Bourne/bash shell scripts: string comparison

Brief tutorial describing how to do string comparisons. Recently updated thanks to comments from our users.

Our original tutorial needed correcting for the case if $var is null. We have updated our original article.

To determine if the value of a variable ($var) is empty (null):

if [ "$var" == "" ]
then
echo variable is null
fi

To determine if the value of a variable is not empty:

if [ "$var" != "" ]
then
echo variable is not null
fi

To compare the contents of a variable to a fixed string:

if [ "$var" == "value" ]
then
echo is the same
fi

To determine if variable’s contents are not equal to a fixed string:

if [ "$var" != "value" ]
then
echo not the same
fi

The Conversation

Follow the reactions below and share your own thoughts.

22 Responses to “Bourne/bash shell scripts: string comparison”

  1. October 22, 2008 at 3:38 am, Anonymous said:

    i believe the $var needs to be in quotes, like so:

    if [ -z "$var" ];then
    echo null
    fi

    Best Regards,
    Kibokina

    Reply

    • October 25, 2009 at 11:59 pm, Anonymous said:

      The correct solution is here a year ago. It should be corrected in the article too, so one won’t try those for 10 minutes before finding the answer here.

      Reply

  2. March 27, 2009 at 5:15 pm, bhargav said:

    if [ "$var" = "value" ]
    then
    echo not the same
    fi

    Reply

  3. April 02, 2009 at 8:58 am, asd said:

    These examples don’t work.

    Reply

  4. April 16, 2009 at 12:35 pm, Florin said:

    This is the method i curently to test if a string is empty:

    if [ "X${VAR}" = "X" ]; then
    echo “Empty string”
    fi

    Testing for equality follows the same logic but without X.

    Reply

  5. November 18, 2009 at 7:20 pm, BhupinderSingh is a layer said:

    You’re lying. That dosen’t work.
    test: 40: ==: unexpected operator

    Reply

  6. April 21, 2010 at 12:40 pm, hema said:

    Can a variable be compared with an another variable eg : if [[ $var1 == $var2 ]]

    Reply

    • May 17, 2010 at 9:42 am, Kousalya said:

      you can compare two string variables using
      if [ $var1 == $var2 ]

      Reply

    • May 17, 2010 at 9:51 am, Kousalya said:

      you can compare two string variables using
      if [ $var1 == $var2 ]
      if [ $var1 = $var2 ]

      Reply

      • June 07, 2010 at 9:57 am, Achu said:

        both the commands are not working, it throwing an error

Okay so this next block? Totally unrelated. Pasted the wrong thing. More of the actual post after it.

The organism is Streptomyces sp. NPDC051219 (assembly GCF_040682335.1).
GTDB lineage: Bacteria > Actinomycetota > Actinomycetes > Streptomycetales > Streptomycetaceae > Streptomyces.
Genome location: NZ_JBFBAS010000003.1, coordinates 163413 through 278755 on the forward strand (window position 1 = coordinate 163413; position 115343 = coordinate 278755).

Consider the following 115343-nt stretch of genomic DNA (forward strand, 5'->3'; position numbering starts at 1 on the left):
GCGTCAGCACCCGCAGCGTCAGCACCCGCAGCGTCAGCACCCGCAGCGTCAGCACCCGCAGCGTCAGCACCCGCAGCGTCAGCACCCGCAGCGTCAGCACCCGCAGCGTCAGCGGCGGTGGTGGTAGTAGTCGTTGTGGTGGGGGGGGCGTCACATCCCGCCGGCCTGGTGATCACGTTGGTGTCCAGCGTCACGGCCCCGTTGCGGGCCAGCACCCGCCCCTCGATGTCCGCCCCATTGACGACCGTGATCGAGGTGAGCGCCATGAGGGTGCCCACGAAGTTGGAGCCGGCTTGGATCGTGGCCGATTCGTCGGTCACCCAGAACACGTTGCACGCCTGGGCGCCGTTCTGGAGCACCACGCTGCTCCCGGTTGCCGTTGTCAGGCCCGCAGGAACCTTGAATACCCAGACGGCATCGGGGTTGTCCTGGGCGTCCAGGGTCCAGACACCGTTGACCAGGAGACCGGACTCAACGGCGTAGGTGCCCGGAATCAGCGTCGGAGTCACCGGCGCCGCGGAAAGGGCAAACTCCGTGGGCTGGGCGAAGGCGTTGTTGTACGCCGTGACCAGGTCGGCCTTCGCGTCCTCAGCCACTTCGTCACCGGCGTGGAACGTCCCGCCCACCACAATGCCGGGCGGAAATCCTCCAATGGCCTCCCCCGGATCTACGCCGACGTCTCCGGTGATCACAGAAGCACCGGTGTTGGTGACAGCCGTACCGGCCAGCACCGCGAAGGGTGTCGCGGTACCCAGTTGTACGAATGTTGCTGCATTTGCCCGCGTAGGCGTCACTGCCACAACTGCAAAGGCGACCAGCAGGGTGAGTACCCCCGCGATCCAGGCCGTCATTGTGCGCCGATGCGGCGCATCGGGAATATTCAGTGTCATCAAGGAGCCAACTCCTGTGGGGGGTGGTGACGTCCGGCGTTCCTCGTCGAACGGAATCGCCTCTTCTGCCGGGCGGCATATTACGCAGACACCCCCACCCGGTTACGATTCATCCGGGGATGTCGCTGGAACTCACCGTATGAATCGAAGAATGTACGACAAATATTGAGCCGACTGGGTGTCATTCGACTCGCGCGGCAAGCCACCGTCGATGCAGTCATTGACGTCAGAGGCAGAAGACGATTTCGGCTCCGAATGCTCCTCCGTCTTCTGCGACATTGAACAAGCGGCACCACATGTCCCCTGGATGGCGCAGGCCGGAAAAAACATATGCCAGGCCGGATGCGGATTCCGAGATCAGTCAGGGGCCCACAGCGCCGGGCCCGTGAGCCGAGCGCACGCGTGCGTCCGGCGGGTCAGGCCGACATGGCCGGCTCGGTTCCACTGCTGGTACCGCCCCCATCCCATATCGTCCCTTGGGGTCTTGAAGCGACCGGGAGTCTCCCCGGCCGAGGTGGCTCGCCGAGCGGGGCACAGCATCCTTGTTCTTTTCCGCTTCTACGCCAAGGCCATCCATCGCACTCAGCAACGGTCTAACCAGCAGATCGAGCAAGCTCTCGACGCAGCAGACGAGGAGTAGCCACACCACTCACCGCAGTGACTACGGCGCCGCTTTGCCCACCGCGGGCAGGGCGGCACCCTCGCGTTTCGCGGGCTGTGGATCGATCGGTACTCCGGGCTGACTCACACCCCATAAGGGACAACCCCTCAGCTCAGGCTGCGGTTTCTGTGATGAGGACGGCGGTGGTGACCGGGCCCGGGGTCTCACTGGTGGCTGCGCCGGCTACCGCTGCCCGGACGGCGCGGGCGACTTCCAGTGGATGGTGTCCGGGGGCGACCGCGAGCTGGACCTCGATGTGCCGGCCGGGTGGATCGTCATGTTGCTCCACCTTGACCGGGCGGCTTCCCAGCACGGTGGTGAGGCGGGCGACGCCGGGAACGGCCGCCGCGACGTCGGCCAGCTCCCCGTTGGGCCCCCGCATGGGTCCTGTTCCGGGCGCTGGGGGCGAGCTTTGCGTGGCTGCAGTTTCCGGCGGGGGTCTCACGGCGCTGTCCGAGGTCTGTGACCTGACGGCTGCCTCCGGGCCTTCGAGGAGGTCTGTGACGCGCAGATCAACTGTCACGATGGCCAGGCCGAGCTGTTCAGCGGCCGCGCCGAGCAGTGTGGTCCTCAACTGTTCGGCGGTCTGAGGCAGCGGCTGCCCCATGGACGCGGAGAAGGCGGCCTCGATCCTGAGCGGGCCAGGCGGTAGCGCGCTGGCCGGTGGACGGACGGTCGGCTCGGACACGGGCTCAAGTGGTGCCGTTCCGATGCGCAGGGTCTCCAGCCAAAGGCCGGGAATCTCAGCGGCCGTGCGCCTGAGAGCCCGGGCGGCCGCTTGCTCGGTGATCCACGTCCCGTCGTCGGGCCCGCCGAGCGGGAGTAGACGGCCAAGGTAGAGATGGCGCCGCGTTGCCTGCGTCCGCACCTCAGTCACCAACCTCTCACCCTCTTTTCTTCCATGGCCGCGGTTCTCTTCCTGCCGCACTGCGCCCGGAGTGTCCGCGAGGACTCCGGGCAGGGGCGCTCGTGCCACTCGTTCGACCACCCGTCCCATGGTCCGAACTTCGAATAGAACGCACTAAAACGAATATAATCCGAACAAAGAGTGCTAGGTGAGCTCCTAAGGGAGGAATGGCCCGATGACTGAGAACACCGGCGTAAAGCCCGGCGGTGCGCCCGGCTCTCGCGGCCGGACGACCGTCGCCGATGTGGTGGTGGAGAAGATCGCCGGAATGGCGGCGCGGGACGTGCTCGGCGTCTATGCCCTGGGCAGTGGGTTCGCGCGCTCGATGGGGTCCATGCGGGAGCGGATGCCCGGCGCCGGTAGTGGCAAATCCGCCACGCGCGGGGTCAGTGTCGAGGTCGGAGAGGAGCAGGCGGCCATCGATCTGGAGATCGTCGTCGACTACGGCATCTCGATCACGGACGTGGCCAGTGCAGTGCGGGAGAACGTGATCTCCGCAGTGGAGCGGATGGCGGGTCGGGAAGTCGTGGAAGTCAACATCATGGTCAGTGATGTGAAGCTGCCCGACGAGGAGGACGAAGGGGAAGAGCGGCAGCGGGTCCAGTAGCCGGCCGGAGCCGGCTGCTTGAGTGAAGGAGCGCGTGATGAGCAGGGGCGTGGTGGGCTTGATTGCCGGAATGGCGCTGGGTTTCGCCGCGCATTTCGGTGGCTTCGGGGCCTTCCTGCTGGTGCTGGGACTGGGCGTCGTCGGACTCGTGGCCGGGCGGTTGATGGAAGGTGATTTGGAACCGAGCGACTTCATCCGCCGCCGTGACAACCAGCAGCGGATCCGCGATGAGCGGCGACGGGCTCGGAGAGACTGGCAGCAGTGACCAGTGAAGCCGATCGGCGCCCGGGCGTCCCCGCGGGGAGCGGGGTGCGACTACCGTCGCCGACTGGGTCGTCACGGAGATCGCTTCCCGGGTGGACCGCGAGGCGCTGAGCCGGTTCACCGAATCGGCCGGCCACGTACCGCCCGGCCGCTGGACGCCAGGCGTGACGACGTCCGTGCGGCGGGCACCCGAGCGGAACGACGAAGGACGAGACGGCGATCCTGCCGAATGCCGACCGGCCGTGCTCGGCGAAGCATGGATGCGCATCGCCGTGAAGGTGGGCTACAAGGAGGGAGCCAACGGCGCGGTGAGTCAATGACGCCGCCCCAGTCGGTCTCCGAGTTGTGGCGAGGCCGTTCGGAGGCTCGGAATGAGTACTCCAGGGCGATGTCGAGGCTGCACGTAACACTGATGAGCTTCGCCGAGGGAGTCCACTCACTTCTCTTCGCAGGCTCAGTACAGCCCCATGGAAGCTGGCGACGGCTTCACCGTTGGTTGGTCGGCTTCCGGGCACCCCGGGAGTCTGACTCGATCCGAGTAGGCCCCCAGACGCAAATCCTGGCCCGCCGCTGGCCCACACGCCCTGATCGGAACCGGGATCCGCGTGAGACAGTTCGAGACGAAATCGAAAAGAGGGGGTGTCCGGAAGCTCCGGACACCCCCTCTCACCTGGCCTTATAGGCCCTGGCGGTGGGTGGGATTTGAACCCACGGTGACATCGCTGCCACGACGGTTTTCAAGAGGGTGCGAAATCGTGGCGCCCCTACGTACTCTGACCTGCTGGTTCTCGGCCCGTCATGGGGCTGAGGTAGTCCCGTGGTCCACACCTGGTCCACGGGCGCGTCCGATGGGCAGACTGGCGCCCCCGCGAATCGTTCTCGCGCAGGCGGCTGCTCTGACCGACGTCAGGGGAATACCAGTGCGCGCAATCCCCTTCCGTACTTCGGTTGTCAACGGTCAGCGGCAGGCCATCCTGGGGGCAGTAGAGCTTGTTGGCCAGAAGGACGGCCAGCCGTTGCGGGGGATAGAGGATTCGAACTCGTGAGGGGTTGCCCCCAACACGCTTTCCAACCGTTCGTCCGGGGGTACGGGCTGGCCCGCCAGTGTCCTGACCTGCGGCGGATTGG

./hello: [one=one]: not found

        ( var value ‘one’)

        Reply

        • May 06, 2011 at 5:53 pm, Daman Sternpak said:

          I had the same exact problem and it drove me nutty batshiat-insane. The problem: you need a space before and after the = sign.

          Reply

  7. September 21, 2010 at 7:46 pm, Smudge said:

    Wow, have you geeks ever thought about getting along?

    Reply

    • June 25, 2012 at 9:49 pm, Chris said:

      > Good call. The left hemisphere of the brain is a loveless thing! Finds a wealth in division…

      Reply

  8. November 18, 2010 at 7:27 pm, Anonymous said:

    Thanks for the comments. Somehow this article fell off our radar and I didn’t realize we had an issue with it. I really appreciate Martin for dropping me the email about the issue. The original tutorial has been updated.

    Reply

  9. January 16, 2011 at 3:46 am, Tolya_kashuba said:

    How can I compare two strings on less or greater? signs > and

    Reply

    • February 21, 2011 at 2:50 pm, Bermic2003 said:

      I do this by escaping less and greater sign, and it seems to work fine :

      $> [ "a" > "b" ]
      $> echo $?
      1
      $> [ "c" > "b" ]
      $> echo $?
      0

      Reply

  10. February 23, 2011 at 4:48 pm, Man1 said:

    == never works. bloody are you kidding by posting wrong things over here?

    Reply

  11. October 11, 2011 at 3:56 pm, Ben D., said:

    A number of commenters have hinted at this but no one has expressed it with perfect clarity, so I’ll give it a whirl:

    “==” is not a valid operator in Bourne Shell.

    The string comparison operator is “=”.

    Thank you, that is all.

    Reply

  12. June 13, 2012 at 6:50 pm, Jan H. Reiche said:

    Ben D. is right,
    see man test for documentation

    Reply

  13. June 18, 2012 at 12:39 pm, harry said:

    Usually searching the web is pretty useful. Except in this case. Incredible. If you are looking for the real answer, type: man test
    Some more tips:
    * Only use a single = sign
    * make sure you have spaces around the = sign
    * You do not need to put quotation marks around the variable names if you are comparing strings
    Pfff….

    Reply

  14. September 07, 2012 at 11:12 am, Octofinger said:

    This is ok in bash:
    [ $var == "hello" ]

    But in Bourne, you can’t use two = signs, thus it has to be written:
    [ $var = "hello" ]

    I believe single = works in bash too, but it’s very poor that the article writer never bother to check these things up, and even worse that the article isn’t updated.

    Reply

  15. March 01, 2013 at 4:06 pm, kung foo man said:

    After ] needs to be a ;

    Reply

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